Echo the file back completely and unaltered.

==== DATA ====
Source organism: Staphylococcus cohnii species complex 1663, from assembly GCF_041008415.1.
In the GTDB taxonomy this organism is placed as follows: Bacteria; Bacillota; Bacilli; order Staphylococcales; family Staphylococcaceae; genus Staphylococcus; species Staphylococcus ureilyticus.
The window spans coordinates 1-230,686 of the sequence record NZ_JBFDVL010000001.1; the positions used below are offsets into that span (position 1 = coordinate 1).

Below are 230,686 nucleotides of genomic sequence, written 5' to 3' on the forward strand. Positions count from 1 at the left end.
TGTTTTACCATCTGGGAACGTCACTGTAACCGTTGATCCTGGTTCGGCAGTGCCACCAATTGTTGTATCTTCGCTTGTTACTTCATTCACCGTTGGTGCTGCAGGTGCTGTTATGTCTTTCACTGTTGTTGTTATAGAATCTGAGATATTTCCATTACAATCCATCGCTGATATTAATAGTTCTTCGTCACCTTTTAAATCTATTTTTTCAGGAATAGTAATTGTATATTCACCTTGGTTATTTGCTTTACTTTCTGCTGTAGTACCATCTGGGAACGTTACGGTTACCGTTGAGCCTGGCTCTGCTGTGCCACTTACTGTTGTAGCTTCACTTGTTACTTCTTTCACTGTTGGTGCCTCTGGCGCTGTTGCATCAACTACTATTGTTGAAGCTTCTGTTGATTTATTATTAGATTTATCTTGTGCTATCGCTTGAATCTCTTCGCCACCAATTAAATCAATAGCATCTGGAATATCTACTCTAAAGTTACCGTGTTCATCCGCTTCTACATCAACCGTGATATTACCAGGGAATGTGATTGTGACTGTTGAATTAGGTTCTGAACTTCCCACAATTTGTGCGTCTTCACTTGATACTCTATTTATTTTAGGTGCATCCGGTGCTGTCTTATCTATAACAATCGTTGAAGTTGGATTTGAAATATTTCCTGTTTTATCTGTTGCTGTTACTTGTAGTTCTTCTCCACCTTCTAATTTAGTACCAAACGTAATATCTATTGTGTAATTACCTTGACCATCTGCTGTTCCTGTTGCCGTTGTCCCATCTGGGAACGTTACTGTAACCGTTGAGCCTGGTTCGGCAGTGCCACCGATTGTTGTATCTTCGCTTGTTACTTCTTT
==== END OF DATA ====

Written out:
Source organism: Staphylococcus cohnii species complex 1663, from assembly GCF_041008415.1.
In the GTDB taxonomy this organism is placed as follows: Bacteria; Bacillota; Bacilli; order Staphylococcales; family Staphylococcaceae; genus Staphylococcus; species Staphylococcus ureilyticus.
The window spans coordinates 1-230,686 of the sequence record NZ_JBFDVL010000001.1; the positions used below are offsets into that span (position 1 = coordinate 1).

Below are 230,686 nucleotides of genomic sequence, written 5' to 3' on the forward strand. Positions count from 1 at the left end.
TGTTTTACCATCTGGGAACGTCACTGTAACCGTTGATCCTGGTTCGGCAGTGCCACCAATTGTTGTATCTTCGCTTGTTACTTCATTCACCGTTGGTGCTGCAGGTGCTGTTATGTCTTTCACTGTTGTTGTTATAGAATCTGAGATATTTCCATTACAATCCATCGCTGATATTAATAGTTCTTCGTCACCTTTTAAATCTATTTTTTCAGGAATAGTAATTGTATATTCACCTTGGTTATTTGCTTTACTTTCTGCTGTAGTACCATCTGGGAACGTTACGGTTACCGTTGAGCCTGGCTCTGCTGTGCCACTTACTGTTGTAGCTTCACTTGTTACTTCTTTCACTGTTGGTGCCTCTGGCGCTGTTGCATCAACTACTATTGTTGAAGCTTCTGTTGATTTATTATTAGATTTATCTTGTGCTATCGCTTGAATCTCTTCGCCACCAATTAAATCAATAGCATCTGGAATATCTACTCTAAAGTTACCGTGTTCATCCGCTTCTACATCAACCGTGATATTACCAGGGAATGTGATTGTGACTGTTGAATTAGGTTCTGAACTTCCCACAATTTGTGCGTCTTCACTTGATACTCTATTTATTTTAGGTGCATCCGGTGCTGTCTTATCTATAACAATCGTTGAAGTTGGATTTGAAATATTTCCTGTTTTATCTGTTGCTGTTACTTGTAGTTCTTCTCCACCTTCTAATTTAGTACCAAACGTAATATCTATTGTGTAATTACCTTGACCATCTGCTGTTCCTGTTGCCGTTGTCCCATCTGGGAACGTTACTGTAACCGTTGAGCCTGGTTCGGCAGTGCCACCGATTGTTGTATCTTCGCTTGTTACTTCTTT